There were “more than a hundred passengers” on board the vessel when it sank Thursday afternoon near Ukara Island in the southeast of the vast lake, which also extends into Uganda and Kenya, a local official said.
“It is feared that a significant number have lost their lives,” said George Nyamaha, the head of Ukerewe district council of which the island is a part.
Regional governor John Mongella said late Thursday the toll had reached 44 while 37 others had been rescued, though some of the survivors were in “a very bad condition”.
He added that rescue operations had been suspended and would continue on Friday morning.
A statement from Tanzania’s Electrical, Mechanical and Services Agency said it was unknown how many passengers were aboard the MV Nyerere.
The ferry was also carrying cargo, including sacks of maize and cement, when it overturned close to the dock.
The cause of the accident was not immediately clear, but overloading is frequently to blame for such incidents.
President John Magufuli’s spokesman Gerson Msigwa also said on state television TBC 1 that the death toll stood at more than 40.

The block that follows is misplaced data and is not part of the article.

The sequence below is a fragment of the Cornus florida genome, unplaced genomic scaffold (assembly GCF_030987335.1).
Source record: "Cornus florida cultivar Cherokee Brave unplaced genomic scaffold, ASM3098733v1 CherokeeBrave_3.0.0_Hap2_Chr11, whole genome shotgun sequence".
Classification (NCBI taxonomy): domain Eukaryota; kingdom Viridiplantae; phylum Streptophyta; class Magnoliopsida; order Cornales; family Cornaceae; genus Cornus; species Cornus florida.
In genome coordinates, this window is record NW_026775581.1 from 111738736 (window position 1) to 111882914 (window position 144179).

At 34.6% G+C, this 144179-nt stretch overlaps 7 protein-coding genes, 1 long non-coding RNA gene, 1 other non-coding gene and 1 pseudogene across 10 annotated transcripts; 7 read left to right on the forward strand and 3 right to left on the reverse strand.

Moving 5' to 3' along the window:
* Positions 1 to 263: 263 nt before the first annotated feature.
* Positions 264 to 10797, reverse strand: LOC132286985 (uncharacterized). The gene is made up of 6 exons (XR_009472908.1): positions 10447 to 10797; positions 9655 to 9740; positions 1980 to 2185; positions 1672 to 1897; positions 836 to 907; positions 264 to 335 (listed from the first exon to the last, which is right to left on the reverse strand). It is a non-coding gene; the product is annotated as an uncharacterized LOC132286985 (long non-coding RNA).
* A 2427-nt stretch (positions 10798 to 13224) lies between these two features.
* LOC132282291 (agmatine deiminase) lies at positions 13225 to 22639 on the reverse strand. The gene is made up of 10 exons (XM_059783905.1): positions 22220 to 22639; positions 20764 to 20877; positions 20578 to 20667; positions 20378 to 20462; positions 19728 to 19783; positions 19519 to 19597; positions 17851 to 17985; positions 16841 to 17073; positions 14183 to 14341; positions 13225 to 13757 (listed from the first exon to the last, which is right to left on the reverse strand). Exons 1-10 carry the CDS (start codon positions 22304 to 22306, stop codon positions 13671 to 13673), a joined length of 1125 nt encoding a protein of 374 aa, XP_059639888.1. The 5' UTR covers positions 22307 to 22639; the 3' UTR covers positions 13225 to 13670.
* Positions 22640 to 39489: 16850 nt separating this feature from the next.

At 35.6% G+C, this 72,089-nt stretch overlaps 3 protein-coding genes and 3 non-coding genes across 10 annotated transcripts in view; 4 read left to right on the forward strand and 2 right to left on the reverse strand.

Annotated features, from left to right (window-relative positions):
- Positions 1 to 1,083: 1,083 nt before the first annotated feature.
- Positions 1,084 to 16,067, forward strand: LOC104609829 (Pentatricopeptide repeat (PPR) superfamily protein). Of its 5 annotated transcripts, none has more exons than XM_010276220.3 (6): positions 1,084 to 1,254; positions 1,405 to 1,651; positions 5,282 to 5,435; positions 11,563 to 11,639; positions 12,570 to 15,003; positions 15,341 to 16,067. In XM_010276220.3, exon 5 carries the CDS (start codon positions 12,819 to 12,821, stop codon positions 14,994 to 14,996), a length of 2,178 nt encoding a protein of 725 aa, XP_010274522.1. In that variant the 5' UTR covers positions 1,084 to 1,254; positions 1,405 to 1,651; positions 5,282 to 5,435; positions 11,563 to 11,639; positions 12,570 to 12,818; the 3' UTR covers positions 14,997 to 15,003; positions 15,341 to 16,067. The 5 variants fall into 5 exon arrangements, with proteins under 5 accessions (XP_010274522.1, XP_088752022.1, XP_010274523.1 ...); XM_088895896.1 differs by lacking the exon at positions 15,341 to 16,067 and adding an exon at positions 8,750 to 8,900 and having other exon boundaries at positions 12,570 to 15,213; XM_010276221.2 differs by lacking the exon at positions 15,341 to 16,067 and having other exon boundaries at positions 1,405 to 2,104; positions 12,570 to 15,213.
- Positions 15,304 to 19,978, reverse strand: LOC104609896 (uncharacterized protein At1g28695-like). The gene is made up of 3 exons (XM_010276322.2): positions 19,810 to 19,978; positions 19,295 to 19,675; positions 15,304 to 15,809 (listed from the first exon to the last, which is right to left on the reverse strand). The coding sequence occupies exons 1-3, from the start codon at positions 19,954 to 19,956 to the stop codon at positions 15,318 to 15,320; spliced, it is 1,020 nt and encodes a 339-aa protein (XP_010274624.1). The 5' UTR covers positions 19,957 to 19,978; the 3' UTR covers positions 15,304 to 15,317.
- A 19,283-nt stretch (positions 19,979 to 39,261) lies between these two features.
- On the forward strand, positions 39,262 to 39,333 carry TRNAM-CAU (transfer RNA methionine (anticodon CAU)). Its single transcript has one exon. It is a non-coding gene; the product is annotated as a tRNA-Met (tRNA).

With a surface area of 70,000 square kilometres (27,000 square miles), oval-shaped Lake Victoria is roughly the size of Ireland.
Capsizes are not uncommon in the massive lake, and the number of fatalities is often high due to a shortage of life jackets and the fact that many people in the region cannot swim.
The deadliest such accident in recent decades was in May 1996, when around 800 people died after their ferry sank on its way to Mwanza in Tanzania.
Waters in the lake can be rough and boats are frequently poorly maintained, while ferry operators often fail to record the number of passengers on board.
Around 20 people were killed in December 2016 when their boat overturned in Lake Victoria as it was carrying passengers to Uganda’s mainland for Christmas holidays.
And in March 2012, only two survivors were found after a boat believed to be carrying around 60 people capsized on the lake in Uganda.
Lake Victoria is the source of the White Nile, one of the main two tributaries of the Nile, which stretches north over nearly 6,700 kilometres into Sudan and Egypt. DM